indicates the course of the spermatic cord, D F, which can be readily

felt beneath the skin. In all subjects, however gross or emaciated they

may happen to be, these two lines are readily distinguishable, and as

they bear relations to the several kinds of rupture taking place in

these parts, the surgeon should consider them with keen regard. A

comparison of the two sides of the figure, PLATE 27, will show that the

spermatic cord, D F, and Poupart's ligament, C B, determine the shape of

the inguino-femoral region. When the integument with the subcutaneous

adipose tissue is removed from the inguino-femoral region, we expose

that common investing membrane called the superficial fascia. This

fascia, a a a, stretches over the lower part of the abdomen and the

upper part of the thigh. It becomes intimately attached to Poupart's

ligament along the ilio-pubic line, C B; it invests the spermatic cord,

as shown at b, and descends into the scrotum, so as to encase this part.

Where this superficial fascia overlies the saphenous opening, E, of the

fascia lata, it assumes a "cribriform" character, owing to its being

pierced by numerous lymphatic vessels and some veins. As this

superficial fascia invests all parts of the inguino-femoral region, as

it forms an envelope for the spermatic cord, D F, and sheathes over the

saphenous opening, E, it must follow of course that wherever the hernial

protrusion takes place in this region, whether at D, or F, or E, or

adjacent parts, this membrane forms the external subcutaneous covering

of the bowel.



There is another circumstance respecting the form and attachments of the

superficial fascia, which, in a pathological point of view, is worthy of

notice--viz., that owing to the fact of its enveloping the scrotum,

penis, spermatic cord, and abdominal parietes, whilst it becomes firmly

attached to Poupart's ligament along the abdomino-femoral fold, B C, it

isolates these parts, in some degree, from the thigh; and when urine

happens to be from any cause extravasated through this abdominal-scrotal

bag of the superficial fascia, the thighs do not in general participate

in the inflammation superinduced upon such accident.



The spermatic cord, D, emerges from the abdomen and becomes definable

through the fibres of the sheathing tendon of the external oblique

muscle, H, at a point midway between the extremities of the ilio-pubic

line or fold. In some cases, this place, whereat the cord first

manifests itself in the groin, lies nearer the pubic symphysis; but

however much it may vary in this particular, we may safely regard the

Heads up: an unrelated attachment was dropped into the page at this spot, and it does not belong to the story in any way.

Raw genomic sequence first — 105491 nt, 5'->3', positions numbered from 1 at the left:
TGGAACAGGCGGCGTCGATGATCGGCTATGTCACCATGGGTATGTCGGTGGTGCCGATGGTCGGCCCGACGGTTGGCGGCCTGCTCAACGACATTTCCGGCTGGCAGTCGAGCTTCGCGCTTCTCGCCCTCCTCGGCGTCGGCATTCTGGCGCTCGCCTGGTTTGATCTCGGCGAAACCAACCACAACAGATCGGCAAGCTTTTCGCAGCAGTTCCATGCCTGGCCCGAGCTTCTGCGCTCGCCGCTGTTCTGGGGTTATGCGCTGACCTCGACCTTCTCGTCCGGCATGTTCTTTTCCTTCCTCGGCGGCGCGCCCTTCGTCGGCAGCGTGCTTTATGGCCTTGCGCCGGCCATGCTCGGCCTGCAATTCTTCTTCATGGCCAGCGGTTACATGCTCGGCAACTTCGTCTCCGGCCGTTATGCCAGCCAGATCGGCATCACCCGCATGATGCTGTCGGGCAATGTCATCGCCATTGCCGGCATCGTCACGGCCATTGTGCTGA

femoro-pubic fold, D, b, as containing the cord, and also that the place

where this fold meets the iliopubic line, C B, at the point D, marks the

exit of the cord from the abdomen.



The spermatic cord does not actually pierce the sheathing tendon of the

external oblique muscle at the point D, and there does not, in fact,

exist naturally such an opening as the "external abdominal ring," for

the cord carries with it a production of the tendon of the external

oblique muscle, and this has been named by surgical anatomists the

"intercolumnar fascia," [Footnote] the "spermatic fascia." The fibres of

this spermatic fascia are seen at D F, crossing the cord obliquely, and

encasing it. This covering of the cord lies beneath the spermatic

envelope formed by, a b, the superficial fascia; and when a hernial

protrusion descends through the cord, both these investing membranes

form the two outermost envelopes for the intestine in its new and

abnormal situation.



[Footnote: On referring to the works of Sir Astley Cooper, Hesselbach,

Scarpa, and, others, I find attempts made to establish a distinction

between what is called the "intercolumnar fascia" and the "spermatic

fascia," and just as if these were structures separable from each other

or from the aponeurotic sheath of the external oblique muscle. I find,

in like manner, in these and other works, a tediously-laboured account

of the superficial fascia, as being divisible into two layers of

membrane, and that this has given rise to considerable difference of

opinion as to whether or not we should regard the deeper layer as being

a production of the fascia lata, ascending from the thigh to the

abdomen, or rather of the membrane of the abdomen descending to the

thigh, &c. These and such like considerations I omit to discuss here;

for, with all proper deference to the high authority of the authors

cited, I dare to maintain, that, in a practical point of view, they arc

absolutely of no moment, and in a purely scientific view, they are, so

far as regards the substance of the truth which they would reveal,

wholly beneath the notice of the rational mind. The practitioner who

would arm his judgment with the knowledge of a broad fact or principle,

should not allow his serious attention to be diverted by a pursuit after

any such useless and trifling details, for not only are they unallied to

the stern requirements of surgical skill, but they serve to degrade it

from the rank and roll of the sciences. Whilst operating for the

reduction of inguinal hernia by the "taxis" or the bistoury, who is

there that feels anxiety concerning the origin or the distinctiveness of